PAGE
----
Edited by: William Mosteller
Translated by: An Siyuan
Date: September 3rd, 2018
HIT News（Material/Article）On July 30th, Prof. Su Yanqing, of the national key laboratory of metal precision thermal processing of our school, cooperated with Professor Robert Ritchie, of the University of California at Berkley’s Lawrence Berkeley National Laboratory, to co-author "Nanometer-scale gradient atomic packing structure surrounding soft spots in metallic glasses". The article was published in the well-known Materials Science journal, npj Computational Materials. This paper uses molecular dynamic simulations to reveal the gradient distribution of soft-area packing structures in amorphous alloys on the nano-scale. This finding provides an important theoretical basis for further understanding and designing high-strength, tough amorphous alloys. The first author of the thesis is Wang Binbin, a 2014 Ph.D. student of the School of Materials, who was jointly guided by Professor Su Yanqing and Associate Professor Luo Liangshun. Professor Su Yanqing and Professor Ritchie are co-authors of the paper.
Nature Cooperative Journal: Computational Materials is an open, online international academic journal. It mainly publishes first-class research results concerning computational simulation and design in the materials science field, with an impact factor of 8.941.
Since the discovery of amorphous alloys (metal glass), finding an ordered localized packing structure (especially in the medium-range) in a seemingly "disordered" atomic arrangement has become the key to understanding its macroscopic performance. It is found that nano-scale structural inhomogeneity is an intrinsic property of amorphous alloys. There are a lot of soft and hard regions in amorphous alloys, and the soft regions have been proved to be the structural origin of relaxation and plastic deformation. However, due to a lack of knowledge of the interior procedures of amorphous alloys, the atomic arrangement characteristics of the soft zone and its surroundings have not yet been clearly defined, and the related theoretical work is full of challenges. In this paper, several amorphous alloys with different systems were studied. Using large-scale molecular dynamic simulations, it was revealed that there is a gradient atom packing structure in the nanoscale region of the amorphous alloy. The interior of the amorphous alloy can be specifically divided into three different types of regions: solid-like, transition, and liquid-like regions. This discovery helps to quantitatively compare the number of soft zones in different amorphous alloys, thus helping to further understand the deformation behavior of amorphous alloys and providing important theoretical guidance for designing high-strength and tough metallic glass materials.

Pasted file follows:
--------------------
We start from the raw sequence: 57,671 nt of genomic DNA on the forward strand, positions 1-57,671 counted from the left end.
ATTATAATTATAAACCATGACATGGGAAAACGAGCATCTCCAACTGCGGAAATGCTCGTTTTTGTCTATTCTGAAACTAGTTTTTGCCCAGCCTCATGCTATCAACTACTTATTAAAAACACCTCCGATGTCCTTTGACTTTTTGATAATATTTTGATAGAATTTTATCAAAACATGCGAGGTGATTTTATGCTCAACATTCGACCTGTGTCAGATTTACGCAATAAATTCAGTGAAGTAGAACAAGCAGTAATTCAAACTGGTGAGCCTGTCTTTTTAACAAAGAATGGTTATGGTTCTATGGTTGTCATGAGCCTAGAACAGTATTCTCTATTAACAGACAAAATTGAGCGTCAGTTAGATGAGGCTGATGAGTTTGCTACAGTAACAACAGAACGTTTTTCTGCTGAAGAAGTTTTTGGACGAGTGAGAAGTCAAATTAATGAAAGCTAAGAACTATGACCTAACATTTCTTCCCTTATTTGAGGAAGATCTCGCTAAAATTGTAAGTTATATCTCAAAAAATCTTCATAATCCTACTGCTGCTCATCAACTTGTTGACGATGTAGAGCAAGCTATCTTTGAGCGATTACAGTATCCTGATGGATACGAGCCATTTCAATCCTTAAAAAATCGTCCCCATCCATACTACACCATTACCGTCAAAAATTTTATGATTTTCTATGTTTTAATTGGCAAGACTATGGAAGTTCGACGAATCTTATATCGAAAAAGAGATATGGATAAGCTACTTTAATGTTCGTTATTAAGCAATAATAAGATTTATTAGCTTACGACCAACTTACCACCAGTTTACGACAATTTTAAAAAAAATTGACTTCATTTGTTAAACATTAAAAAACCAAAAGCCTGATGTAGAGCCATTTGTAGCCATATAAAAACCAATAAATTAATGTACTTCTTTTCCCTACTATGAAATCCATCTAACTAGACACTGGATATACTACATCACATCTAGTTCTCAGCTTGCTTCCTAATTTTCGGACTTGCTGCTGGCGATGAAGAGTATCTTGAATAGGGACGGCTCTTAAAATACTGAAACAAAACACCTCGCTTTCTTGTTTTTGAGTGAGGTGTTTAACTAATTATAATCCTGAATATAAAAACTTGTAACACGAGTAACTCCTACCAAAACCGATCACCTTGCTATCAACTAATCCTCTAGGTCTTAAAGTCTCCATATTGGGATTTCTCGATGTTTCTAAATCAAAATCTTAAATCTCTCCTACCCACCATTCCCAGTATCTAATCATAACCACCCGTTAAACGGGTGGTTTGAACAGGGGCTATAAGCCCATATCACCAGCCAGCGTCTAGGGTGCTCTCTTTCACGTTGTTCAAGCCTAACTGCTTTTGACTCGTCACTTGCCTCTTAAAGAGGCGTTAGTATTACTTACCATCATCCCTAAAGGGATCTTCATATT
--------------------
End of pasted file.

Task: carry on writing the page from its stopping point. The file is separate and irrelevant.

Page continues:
Gradient atom stacking structure in metallic glass
Relationship between different regions and atomic shear transition
Schematic diagram of different atomic structures of brittle and ductile metallic glasses